9. Iain, why don’t we just scrap the whole flawed proposal before it rips our game apart and instead focus on dealing with the issues which you rightly champion and which this whole episode seems to me to be doing nothing except exacerbate that situation?

    • I’m sorry to all readers but my post regarding a 20 team league was tongue in cheek.
      On the arguments regarding Super 6, I will again reiterate while it may not have been my chosen option we desperately need another tier of rugby between the clubs and the pro set up.
      The Super 6 is not responsible for the current state of our club game and is not responsible for ripping our game apart. It is self interest of clubs that has and is continuing to destroy our game.
      I really find it strange that these forgotten 4 clubs knew so little about Super 6 yet they were able to spend hours debating it and submitting detailed proposals to become one of the Super 6.
      Let the Super 6 proceed and let’s get on with rescuing our club game. I accept there are clubs disappointed at not being part of the Super 6. Not every club could be successful, that’s why there was a process.
      It does not affect 80/90% of clubs and there players but more stalling is just going to push our game into deeper trouble.
      What is never mentioned in all of this is that the Premier clubs have been discussing this higher level of rugby for years but due to self interest have never come up with a solution. If a postponement is allowed the discussions will continue with no resolution.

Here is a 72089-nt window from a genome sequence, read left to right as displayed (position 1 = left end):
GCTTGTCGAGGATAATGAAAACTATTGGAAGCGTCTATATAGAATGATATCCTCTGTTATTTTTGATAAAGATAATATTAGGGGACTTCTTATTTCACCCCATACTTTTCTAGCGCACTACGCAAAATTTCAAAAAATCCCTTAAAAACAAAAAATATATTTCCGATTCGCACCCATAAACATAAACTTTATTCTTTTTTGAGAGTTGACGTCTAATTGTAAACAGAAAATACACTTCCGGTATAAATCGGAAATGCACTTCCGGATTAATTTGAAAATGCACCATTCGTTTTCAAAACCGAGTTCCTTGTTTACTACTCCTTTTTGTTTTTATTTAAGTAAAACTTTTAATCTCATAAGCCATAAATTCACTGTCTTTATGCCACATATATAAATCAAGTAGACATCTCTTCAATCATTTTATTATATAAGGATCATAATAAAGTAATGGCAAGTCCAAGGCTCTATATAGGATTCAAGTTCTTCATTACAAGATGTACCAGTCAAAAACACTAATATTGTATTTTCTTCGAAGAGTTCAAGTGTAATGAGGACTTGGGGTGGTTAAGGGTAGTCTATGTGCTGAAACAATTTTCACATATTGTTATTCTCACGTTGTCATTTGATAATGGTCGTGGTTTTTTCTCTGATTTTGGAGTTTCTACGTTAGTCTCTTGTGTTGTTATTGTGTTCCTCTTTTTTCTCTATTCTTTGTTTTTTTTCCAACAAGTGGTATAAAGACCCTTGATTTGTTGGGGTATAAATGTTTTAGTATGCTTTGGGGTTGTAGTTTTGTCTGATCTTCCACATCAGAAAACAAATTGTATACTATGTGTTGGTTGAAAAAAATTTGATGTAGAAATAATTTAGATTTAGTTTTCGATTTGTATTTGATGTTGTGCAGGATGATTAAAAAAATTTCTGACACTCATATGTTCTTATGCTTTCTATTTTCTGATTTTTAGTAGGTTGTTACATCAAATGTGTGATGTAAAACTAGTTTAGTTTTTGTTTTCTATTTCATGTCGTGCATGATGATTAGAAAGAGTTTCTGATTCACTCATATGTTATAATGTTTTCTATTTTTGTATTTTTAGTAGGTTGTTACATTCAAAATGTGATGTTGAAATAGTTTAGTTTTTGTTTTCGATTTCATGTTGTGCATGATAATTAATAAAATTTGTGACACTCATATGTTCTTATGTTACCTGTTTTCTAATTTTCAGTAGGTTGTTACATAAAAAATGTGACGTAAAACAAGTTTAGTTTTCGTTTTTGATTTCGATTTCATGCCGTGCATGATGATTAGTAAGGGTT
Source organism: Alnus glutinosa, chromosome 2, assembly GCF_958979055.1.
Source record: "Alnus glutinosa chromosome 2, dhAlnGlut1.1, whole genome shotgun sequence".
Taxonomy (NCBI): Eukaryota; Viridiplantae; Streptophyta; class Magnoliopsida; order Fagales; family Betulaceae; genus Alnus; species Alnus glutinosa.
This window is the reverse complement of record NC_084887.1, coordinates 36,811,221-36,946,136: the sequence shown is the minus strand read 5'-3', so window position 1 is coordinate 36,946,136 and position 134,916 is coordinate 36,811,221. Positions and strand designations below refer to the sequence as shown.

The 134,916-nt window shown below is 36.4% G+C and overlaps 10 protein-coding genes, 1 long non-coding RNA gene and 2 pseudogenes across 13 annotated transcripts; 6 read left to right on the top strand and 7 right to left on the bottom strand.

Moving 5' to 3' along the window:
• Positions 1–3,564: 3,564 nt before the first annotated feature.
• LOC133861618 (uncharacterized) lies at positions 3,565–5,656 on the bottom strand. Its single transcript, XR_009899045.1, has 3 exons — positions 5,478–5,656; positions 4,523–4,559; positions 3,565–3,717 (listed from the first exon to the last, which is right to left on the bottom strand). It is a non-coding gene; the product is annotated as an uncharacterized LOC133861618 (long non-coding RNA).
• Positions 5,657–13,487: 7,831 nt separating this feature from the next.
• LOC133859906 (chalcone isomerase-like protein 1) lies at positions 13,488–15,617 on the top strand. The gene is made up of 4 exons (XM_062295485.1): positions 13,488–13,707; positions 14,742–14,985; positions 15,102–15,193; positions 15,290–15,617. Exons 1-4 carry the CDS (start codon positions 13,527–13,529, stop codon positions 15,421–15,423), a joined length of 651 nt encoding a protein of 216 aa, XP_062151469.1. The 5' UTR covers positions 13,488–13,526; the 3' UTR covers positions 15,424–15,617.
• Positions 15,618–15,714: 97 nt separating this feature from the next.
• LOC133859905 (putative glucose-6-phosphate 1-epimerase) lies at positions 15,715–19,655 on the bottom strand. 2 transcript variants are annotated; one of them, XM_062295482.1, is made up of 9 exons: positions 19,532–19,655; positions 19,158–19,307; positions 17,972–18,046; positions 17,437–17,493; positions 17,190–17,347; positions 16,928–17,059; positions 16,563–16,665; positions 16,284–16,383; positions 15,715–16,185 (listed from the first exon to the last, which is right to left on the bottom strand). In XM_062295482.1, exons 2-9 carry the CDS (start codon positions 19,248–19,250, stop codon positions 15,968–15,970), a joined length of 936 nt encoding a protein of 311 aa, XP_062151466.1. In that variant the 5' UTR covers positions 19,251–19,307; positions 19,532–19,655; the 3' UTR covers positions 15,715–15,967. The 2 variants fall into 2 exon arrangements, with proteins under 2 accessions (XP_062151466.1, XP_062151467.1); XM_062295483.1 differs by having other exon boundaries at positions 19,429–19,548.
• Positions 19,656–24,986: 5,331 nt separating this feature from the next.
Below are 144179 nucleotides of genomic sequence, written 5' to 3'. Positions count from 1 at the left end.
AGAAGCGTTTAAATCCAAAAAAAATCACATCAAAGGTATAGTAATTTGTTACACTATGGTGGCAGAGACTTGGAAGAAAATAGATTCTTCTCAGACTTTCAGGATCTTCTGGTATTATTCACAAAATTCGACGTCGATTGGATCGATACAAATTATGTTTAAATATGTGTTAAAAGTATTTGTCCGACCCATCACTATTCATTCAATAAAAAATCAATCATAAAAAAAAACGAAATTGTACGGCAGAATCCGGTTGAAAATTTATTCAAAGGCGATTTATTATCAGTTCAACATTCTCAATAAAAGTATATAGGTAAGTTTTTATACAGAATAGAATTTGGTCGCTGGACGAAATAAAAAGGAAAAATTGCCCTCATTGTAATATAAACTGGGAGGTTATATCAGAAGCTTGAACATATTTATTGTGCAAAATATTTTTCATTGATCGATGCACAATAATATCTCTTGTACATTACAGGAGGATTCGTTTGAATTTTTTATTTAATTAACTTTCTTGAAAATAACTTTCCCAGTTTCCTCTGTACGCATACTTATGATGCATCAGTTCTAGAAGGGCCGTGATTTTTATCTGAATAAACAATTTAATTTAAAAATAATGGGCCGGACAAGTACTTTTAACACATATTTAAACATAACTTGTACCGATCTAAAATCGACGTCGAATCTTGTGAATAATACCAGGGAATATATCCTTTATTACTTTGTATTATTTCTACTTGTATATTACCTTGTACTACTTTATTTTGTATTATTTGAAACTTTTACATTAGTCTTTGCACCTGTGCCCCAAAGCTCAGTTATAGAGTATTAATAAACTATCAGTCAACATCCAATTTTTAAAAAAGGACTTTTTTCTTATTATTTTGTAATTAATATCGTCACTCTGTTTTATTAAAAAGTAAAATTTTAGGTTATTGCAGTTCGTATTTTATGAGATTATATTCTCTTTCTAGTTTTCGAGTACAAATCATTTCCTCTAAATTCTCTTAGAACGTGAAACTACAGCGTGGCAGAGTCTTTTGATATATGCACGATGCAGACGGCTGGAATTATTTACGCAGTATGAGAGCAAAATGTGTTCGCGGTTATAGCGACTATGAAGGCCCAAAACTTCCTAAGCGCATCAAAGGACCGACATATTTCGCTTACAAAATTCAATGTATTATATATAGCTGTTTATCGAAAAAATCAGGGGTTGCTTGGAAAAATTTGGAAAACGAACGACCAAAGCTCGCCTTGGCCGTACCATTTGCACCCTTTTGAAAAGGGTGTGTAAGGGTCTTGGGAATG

• Sorry Iain but that’s tosh.

        I respect your views but you don’t have a monopoly on wisdom.

        Super 6 is an invention of the SRU with scant evidence of research or evidence to support it. It also diverts resources out of club rugby to fund what is a tier of Performace rugby.

        To say it has no effect on 80-90% of club players is also highly debatable. Changes in rugby structures affect all levels of the game. Where do you think the clubs are going to find replacements for the players that move into S6 and then go play for the “amateur” side of the franchise??

  10. Why don’t we have a 20 team Premiership with a 6 week break over April and May.
    This would allow most of the clubs with ambition to be in a Premiership, with 38 fixtures it would keep the treasurers happy with all the bar and gate income, the Border clubs could run their 7’s without interference from the xv aside game and introduce summer rugby for those who don’t like the bad weather.

    • Why not? ….’Er – because it wouldn’t be feasible, or practical. That said, innovation is required, since it is essential to break the mould (in so many ways) to achieve tangible progress.

Comments are closed.